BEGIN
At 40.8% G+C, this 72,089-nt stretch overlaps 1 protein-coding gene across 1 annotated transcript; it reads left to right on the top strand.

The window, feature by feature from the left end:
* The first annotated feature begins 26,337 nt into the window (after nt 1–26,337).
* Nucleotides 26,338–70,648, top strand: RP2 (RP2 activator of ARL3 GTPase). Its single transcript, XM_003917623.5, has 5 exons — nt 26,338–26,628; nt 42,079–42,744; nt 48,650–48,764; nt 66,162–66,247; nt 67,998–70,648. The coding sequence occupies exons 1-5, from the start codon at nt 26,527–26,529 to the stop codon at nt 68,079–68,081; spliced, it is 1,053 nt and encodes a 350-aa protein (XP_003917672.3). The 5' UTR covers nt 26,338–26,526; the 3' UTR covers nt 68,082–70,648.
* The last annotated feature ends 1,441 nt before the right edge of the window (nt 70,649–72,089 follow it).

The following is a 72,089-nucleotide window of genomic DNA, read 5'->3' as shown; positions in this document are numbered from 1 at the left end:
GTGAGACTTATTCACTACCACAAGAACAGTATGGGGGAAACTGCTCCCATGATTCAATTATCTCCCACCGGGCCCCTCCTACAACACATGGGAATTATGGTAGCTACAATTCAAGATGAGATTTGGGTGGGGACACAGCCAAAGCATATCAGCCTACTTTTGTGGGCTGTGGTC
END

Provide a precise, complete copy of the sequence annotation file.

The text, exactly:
At 40.8% G+C, this 72,089-nt stretch overlaps 1 protein-coding gene across 1 annotated transcript; it reads left to right on the top strand.

The window, feature by feature from the left end:
* The first annotated feature begins 26,337 nt into the window (after nt 1–26,337).
* Nucleotides 26,338–70,648, top strand: RP2 (RP2 activator of ARL3 GTPase). Its single transcript, XM_003917623.5, has 5 exons — nt 26,338–26,628; nt 42,079–42,744; nt 48,650–48,764; nt 66,162–66,247; nt 67,998–70,648. The coding sequence occupies exons 1-5, from the start codon at nt 26,527–26,529 to the stop codon at nt 68,079–68,081; spliced, it is 1,053 nt and encodes a 350-aa protein (XP_003917672.3). The 5' UTR covers nt 26,338–26,526; the 3' UTR covers nt 68,082–70,648.
* The last annotated feature ends 1,441 nt before the right edge of the window (nt 70,649–72,089 follow it).

The following is a 72,089-nucleotide window of genomic DNA, read 5'->3' as shown; positions in this document are numbered from 1 at the left end:
GTGAGACTTATTCACTACCACAAGAACAGTATGGGGGAAACTGCTCCCATGATTCAATTATCTCCCACCGGGCCCCTCCTACAACACATGGGAATTATGGTAGCTACAATTCAAGATGAGATTTGGGTGGGGACACAGCCAAAGCATATCAGCCTACTTTTGTGGGCTGTGGTC